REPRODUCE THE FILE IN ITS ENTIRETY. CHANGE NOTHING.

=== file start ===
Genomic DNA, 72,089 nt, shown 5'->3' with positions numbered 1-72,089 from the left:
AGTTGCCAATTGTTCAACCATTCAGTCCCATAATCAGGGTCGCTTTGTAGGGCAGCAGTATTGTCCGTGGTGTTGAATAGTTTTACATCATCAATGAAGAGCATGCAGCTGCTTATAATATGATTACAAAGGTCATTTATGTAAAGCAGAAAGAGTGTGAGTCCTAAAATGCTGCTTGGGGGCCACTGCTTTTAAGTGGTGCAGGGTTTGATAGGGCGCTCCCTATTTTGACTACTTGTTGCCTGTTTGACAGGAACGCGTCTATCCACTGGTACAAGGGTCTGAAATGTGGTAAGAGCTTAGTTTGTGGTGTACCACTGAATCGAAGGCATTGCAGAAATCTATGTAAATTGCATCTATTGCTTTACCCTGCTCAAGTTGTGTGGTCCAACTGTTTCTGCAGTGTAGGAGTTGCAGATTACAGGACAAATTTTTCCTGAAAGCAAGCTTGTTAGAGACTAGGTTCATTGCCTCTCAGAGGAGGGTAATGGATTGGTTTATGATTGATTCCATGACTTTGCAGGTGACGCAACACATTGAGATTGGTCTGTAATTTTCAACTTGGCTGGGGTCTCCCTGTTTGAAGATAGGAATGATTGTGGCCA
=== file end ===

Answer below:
Genomic DNA, 72,089 nt, shown 5'->3' with positions numbered 1-72,089 from the left:
AGTTGCCAATTGTTCAACCATTCAGTCCCATAATCAGGGTCGCTTTGTAGGGCAGCAGTATTGTCCGTGGTGTTGAATAGTTTTACATCATCAATGAAGAGCATGCAGCTGCTTATAATATGATTACAAAGGTCATTTATGTAAAGCAGAAAGAGTGTGAGTCCTAAAATGCTGCTTGGGGGCCACTGCTTTTAAGTGGTGCAGGGTTTGATAGGGCGCTCCCTATTTTGACTACTTGTTGCCTGTTTGACAGGAACGCGTCTATCCACTGGTACAAGGGTCTGAAATGTGGTAAGAGCTTAGTTTGTGGTGTACCACTGAATCGAAGGCATTGCAGAAATCTATGTAAATTGCATCTATTGCTTTACCCTGCTCAAGTTGTGTGGTCCAACTGTTTCTGCAGTGTAGGAGTTGCAGATTACAGGACAAATTTTTCCTGAAAGCAAGCTTGTTAGAGACTAGGTTCATTGCCTCTCAGAGGAGGGTAATGGATTGGTTTATGATTGATTCCATGACTTTGCAGGTGACGCAACACATTGAGATTGGTCTGTAATTTTCAACTTGGCTGGGGTCTCCCTGTTTGAAGATAGGAATGATTGTGGCCA